After a great pre-race evening, getting to meet the other competitors and hearing about the races to come, it was time to get down to business with stage 1. The night before was spent preparing my belt pack, figuring out what clothes to wear, and getting things in order for tomorrow.
My alarm went off at 5:30am, otherwise known as “stupid o’clock”. I hit snooze once, but then got up. The race started at 8am, and I like to be at the start around an hour before that. Last bathroom break, chit-chat with the others, a quick warm-up run, all the normal race day rituals need to be adhered to. I also managed to get my customary pre-race swing on the park swings before we started. I was feeling pretty good; normally I get real nervous and anxious, but today was different. I wasn’t even that nervous about the fact that I hadn’t done any kind of long distances since I ran the marathon in May. Too late to fret about that kind of stuff. I’m here to run the best I can today, and enjoy it. If I have to walk, so be it. Hopefully just not too much.
I started out about 3⁄4 of the way back of the pack, and at my regular easy run pace, which is between 5:30 and 5:45min/km. I wasn’t running with anyone in particular, and quickly the pack spread out. This year I decided to run with music. I need all the help I can get to distract me when things get tough. I’d made this wicked mix of 80’s and 90’s songs for a friend of mine, and loaded it up on my phone. To be honest, I’m not all that fond of running with music; I feel it detracts from the running experience. Normally I like to zone out and let my thoughts flow, but I knew this was going to be hard. Plus, I had the music on real low, and took my headphones off when I hit the water stations, or any race officials directing us on the course.
The course itself has a number of big hills, and smaller hills. It is a beautiful run through the country of Conestogo, north of Waterloo. At the 4.5km mark it runs along a golf course and the Conestogo river, on a paved trail, to about 8km. Then it’s back on the road to the start line, where you go out and do another 8km loop. You can see the course below in the stats section. Having done the ENDURrun 4 times previously, I knew what I was getting myself into.
I chugged along for pretty much the first 15km without incident. I felt good, and my legs were doing alright. On the second loop, I started to feel fatigue, and my legs began to feel heavy. I could feel my shoulders tensing and curling inwards, like they do when I’m struggling, and my back starting to hurt. Forcing myself to run with shoulders back and more upright was tough. The sun was relentless at this point. No shade, and just beating down. This is where the music started to come in handy.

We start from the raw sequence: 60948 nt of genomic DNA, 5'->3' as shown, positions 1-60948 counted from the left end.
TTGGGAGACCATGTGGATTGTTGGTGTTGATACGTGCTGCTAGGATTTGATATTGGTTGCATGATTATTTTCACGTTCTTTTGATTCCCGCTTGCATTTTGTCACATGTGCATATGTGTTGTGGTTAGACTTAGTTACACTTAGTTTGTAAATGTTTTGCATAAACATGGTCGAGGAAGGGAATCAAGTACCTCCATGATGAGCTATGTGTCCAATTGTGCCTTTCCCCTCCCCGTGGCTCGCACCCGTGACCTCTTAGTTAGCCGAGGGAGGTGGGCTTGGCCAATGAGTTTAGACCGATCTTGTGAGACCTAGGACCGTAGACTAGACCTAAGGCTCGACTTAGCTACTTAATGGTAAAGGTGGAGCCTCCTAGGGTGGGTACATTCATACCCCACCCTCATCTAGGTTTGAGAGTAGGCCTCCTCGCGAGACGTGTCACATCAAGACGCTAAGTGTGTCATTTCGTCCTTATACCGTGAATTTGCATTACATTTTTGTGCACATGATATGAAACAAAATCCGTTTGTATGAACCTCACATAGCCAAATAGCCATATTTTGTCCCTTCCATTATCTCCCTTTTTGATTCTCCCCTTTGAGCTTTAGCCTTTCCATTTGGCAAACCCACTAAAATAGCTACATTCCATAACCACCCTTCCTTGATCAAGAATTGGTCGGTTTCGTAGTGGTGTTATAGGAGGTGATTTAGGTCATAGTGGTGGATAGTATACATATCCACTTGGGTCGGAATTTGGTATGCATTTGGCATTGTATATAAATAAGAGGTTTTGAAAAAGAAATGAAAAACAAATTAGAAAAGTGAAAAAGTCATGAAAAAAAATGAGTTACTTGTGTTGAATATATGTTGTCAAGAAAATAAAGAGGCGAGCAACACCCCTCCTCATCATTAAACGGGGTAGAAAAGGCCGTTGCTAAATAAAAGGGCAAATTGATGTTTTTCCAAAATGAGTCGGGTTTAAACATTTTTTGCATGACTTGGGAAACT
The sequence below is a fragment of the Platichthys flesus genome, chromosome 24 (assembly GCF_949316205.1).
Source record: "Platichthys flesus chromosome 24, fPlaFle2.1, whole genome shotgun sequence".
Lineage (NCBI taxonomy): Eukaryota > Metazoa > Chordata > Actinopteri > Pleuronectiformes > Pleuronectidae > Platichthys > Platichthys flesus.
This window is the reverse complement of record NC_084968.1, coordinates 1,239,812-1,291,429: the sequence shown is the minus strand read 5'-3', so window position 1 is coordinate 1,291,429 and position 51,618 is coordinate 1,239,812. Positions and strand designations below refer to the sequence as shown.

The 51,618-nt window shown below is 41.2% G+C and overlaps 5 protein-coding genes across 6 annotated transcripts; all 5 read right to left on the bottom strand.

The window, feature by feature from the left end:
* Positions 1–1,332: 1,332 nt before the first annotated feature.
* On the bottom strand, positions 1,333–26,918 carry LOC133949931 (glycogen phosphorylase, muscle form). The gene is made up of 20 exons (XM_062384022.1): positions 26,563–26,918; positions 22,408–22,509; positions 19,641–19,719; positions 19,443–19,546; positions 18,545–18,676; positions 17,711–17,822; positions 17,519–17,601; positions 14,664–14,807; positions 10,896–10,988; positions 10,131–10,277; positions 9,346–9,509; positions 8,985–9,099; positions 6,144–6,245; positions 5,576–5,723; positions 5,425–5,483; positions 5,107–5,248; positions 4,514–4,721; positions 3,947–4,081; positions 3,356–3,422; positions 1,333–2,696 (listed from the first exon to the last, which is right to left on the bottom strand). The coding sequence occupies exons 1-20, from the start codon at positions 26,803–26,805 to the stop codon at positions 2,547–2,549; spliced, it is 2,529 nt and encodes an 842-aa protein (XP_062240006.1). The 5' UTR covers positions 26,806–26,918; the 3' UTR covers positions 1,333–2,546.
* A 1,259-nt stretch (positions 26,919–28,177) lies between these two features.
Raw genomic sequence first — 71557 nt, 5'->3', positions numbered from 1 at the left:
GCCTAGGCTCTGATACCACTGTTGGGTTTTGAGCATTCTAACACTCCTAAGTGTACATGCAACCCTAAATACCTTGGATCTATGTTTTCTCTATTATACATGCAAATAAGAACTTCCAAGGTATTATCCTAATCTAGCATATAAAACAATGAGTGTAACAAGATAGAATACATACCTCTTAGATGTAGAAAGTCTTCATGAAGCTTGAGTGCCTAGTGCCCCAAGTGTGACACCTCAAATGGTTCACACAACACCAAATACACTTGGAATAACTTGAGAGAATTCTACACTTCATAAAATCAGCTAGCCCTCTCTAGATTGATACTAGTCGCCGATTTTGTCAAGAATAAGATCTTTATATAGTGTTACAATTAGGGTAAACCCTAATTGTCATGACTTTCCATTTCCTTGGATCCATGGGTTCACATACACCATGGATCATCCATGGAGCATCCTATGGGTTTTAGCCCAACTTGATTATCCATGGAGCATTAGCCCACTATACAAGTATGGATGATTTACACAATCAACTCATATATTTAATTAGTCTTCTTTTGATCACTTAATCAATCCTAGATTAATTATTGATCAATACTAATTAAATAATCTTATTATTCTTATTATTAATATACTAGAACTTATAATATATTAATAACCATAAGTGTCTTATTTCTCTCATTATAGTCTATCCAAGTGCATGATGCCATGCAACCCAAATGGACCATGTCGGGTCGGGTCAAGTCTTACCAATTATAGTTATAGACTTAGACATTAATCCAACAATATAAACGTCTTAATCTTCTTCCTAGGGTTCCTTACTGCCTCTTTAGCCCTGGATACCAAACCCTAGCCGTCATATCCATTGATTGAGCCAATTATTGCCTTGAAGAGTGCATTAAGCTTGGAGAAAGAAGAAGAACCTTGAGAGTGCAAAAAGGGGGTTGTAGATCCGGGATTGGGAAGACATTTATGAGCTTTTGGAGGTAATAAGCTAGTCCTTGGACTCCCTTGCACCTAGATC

During the last loop, I walked a bit too much for my liking. In this last training cycle, I think I’ve become a little too accustomed to giving in to the urge to walk. Yes, I know, I’m not gunning to win, and a little break here and there is not a bad thing, especially on such a hot day. There’s a lot of running ahead. But still, in the last 5km I walked 5 times! That’s way too much. At the beginning, I was headed for a sub 2 hour finish, but the walks killed that. I ended up coming in at 2:05 (unofficial time). Glad to be done, and good with the time, but vowing to do better tomorrow.
I’ve mentioned in previous posts that one of the defining features of the ENDURrun is the post race food. It is all home cooked, and caters to all people, vegan, vegetarian, and omnivore alike. It’s easy to describe how good it all is, but you need to see it yourselves to believe it. So, at the right, is today’s menu of what was available. I can happily say that I tried pretty much everything; the only thing I didn’t have was the pad thai and that was only because it had shrimp in it. Something not listed there was the home-made smoothie bar, always a popular choice with us runners needing to put back some protein.
The cooks also provide platter plates for you to eat from. Not any wimpy paper plates for us! The ENDURrun tries to be as environmentally friendly as possible, with the plastic plates being reusable and washed every night by the amazing volunteers.
Another huge plus of the ENDURrun is the race director’s pool. Everyone is invited back to his house for a swim and to relax. Since he lives about 300m from the start of Stage 1, this is a no-brainer. Today the pool was cold and refreshing! It was great to hang out with other runners, have a beer, and talk about the day.
NEXT UP: Tomorrow’s stage is the 15km time trial. It’s fairly flat, an out and back from the race director’s house. In this race, everyone starts running 1 minute apart, with the runners starting in reverse rank order from Stage 1. It gives us slow pokes a chance to be at the front, and also to try and run it a bit faster (you try and catch the person in front of you). I’m looking forward to it!